It’s Wednesday again so time for a new word of the week. This week’s word is…

graffiti

Originally this is an Italian word meaning engravings or scratched drawings. It’s the plural form of the word graffito.

Related Italian words are graffio (a scratch) and graffiare (to scratch).

These Italian words are related to the ancient Greek words graphion and graphein. The latter one means ‘to write’ and is also the source of the English suffix ‘-graphy’.

In archeology the word graffiti encompasses a type of art where a drawing or text was scratched into wet mortar on walls of a building. In ancient Greece and in the Roman empire it was already used for protest texts and poems. Since this technique was mostly used on walls, the word graffiti later also became common for other types of drawings on walls.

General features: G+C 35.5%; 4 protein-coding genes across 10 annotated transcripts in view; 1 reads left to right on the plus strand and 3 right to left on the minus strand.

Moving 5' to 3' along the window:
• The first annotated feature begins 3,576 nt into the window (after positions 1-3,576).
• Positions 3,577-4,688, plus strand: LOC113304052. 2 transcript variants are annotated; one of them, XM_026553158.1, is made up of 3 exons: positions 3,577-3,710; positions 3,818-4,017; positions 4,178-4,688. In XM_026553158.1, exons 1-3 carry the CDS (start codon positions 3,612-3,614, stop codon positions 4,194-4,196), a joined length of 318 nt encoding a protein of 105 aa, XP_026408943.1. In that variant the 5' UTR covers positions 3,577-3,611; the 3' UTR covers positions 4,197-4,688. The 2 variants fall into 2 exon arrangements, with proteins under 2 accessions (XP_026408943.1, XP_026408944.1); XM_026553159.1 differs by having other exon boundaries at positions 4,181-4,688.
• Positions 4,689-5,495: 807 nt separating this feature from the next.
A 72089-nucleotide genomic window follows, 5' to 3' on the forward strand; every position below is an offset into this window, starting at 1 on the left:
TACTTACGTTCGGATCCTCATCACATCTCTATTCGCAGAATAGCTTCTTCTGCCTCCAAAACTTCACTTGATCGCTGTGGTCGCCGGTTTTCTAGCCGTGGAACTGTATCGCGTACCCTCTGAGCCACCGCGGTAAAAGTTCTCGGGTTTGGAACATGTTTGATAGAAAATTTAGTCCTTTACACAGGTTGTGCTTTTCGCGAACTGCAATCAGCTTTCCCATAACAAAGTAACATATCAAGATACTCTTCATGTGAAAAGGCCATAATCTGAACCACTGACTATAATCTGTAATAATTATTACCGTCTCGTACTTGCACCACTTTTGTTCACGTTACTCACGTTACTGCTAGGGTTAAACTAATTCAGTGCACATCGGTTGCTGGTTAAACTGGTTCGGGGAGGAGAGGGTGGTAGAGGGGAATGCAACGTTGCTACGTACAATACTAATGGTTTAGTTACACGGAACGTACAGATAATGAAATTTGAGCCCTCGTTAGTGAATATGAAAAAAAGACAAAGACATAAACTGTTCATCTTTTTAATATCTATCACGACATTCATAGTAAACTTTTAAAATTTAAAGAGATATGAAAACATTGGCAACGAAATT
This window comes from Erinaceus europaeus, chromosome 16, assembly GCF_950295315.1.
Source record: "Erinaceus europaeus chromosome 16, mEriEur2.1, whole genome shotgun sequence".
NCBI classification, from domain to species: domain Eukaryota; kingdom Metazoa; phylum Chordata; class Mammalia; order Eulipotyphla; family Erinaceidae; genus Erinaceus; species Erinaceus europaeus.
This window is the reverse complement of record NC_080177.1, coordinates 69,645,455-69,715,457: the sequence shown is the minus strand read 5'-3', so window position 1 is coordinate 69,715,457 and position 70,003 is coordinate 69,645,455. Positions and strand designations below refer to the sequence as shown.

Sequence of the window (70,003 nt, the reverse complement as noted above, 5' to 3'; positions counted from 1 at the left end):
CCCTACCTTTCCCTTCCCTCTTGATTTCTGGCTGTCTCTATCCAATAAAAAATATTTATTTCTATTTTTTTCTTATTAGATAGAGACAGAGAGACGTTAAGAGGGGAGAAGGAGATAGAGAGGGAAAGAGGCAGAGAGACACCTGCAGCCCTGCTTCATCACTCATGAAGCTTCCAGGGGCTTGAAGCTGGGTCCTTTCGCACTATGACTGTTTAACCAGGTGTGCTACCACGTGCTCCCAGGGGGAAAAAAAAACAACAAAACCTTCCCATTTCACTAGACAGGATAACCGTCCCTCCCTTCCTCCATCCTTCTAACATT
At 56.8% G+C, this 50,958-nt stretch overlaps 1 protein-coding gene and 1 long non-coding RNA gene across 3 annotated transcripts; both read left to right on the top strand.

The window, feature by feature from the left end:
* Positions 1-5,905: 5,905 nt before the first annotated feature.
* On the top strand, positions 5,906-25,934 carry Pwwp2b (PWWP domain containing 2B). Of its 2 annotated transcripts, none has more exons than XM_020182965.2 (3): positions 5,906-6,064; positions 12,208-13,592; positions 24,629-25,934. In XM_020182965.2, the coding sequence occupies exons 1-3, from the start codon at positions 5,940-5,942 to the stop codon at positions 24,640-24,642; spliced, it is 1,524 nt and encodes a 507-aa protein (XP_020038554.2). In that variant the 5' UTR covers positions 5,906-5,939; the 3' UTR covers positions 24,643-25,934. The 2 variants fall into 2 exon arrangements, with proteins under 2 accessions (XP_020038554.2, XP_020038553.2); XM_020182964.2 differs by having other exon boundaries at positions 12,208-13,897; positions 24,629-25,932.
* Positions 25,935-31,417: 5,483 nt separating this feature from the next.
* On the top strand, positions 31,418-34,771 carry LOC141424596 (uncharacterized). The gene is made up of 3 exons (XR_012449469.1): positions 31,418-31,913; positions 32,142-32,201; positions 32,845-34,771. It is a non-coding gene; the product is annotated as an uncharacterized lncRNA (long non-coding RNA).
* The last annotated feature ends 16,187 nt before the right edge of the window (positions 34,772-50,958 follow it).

The modern spray can graffiti probably originated in US state Philadelphia in the 1960’s.

It will be hard to find a city in Europe or the US without any graffitti in public areas. It has become very popular and many cities have stopped trying to forbid it. Instead they allow for certain areas to be legally painted in graffiti which has resulted in very beautiful and sometimes iconic pieces of art. Who doesn’t know the kiss on the Berlin wall?

Word of the Week: Graffiti

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